Q: Will there be interchange/ramp closures?
A: There will be numerous, intermittent interchange and ramp closures starting in April 2008 through June 2011; however access to Interstate 29/35 will be maintained at all times via detours. Although two lanes of northbound traffic and two lanes of southbound interstate traffic will be maintained during morning (6:00-8:30 a.m.) and evening (3:30-6:30 p.m.) peak travel times, these lanes will be narrow (10 ft.). The corridor can be reduced to two lanes (one northbound and one southbound) outside of peak travel times.
"We strongly urge motorists who use this corridor as a through route to consider using alternate routes during construction. "
Q: What type of new bridge will be constructed?
A: A 6-lane, landmark, cable-stay, Missouri River bridge expandable to eight lanes.
Q: Does the new Missouri River bridge have a name?
A: The Missouri General Assembly passed House Bill 56 in May 2007 that designates the new bridge over the Missouri River on Interstate 29/35 in Kansas City as the "Christopher S. Bond Bridge."
Q: Why does the Christopher S. Bond Bridge look similar to bridges in South Carolina, Boston and other areas?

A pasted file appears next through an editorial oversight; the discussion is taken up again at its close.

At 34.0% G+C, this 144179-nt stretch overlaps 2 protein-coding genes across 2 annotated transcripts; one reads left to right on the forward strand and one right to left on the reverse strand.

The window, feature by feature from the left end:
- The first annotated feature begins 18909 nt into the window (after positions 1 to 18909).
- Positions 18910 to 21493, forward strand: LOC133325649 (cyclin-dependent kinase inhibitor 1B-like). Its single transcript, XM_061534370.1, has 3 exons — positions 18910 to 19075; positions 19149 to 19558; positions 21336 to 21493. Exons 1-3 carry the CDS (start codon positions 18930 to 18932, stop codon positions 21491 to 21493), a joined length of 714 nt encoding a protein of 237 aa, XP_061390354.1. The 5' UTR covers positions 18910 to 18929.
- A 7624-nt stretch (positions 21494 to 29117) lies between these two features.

A: We're building a cable-stay bridge which is a specific bridge type that has certain structural characteristics such as one or more center columns (or pylons) and tensioned cables that stretch diagonally from these pylons to the side of the bridge. Just like many suspension bridges and steel arch bridges look similar, so do many cable-stay bridges.
Q: What will happen to the current bridge?
A: We will be taking down the Paseo Bridge once traffic is moved over to the new bridge in 2011. About 6,000 tons of material from the Paseo Bridge will be recycled.
Q: Where will the new bridge be located?
A: The new bridge will be built to the east (adjacent to) of the existing Paseo Bridge.
Q: Will the bridge be lit at night?
A: Lighting has always been an important design element due to the communities' desire for dramatic nighttime as well as daytime views. Each of the 40 cables will be illuminated with cannon lights. Additional aesthetic lighting features a kinetic lighting system with diode panels mounted to the edge girders to allow an infinite number of lighting shows across the length of the bridge, from simple one-color panels to complex color changing events that complement seasonal changes and special community events.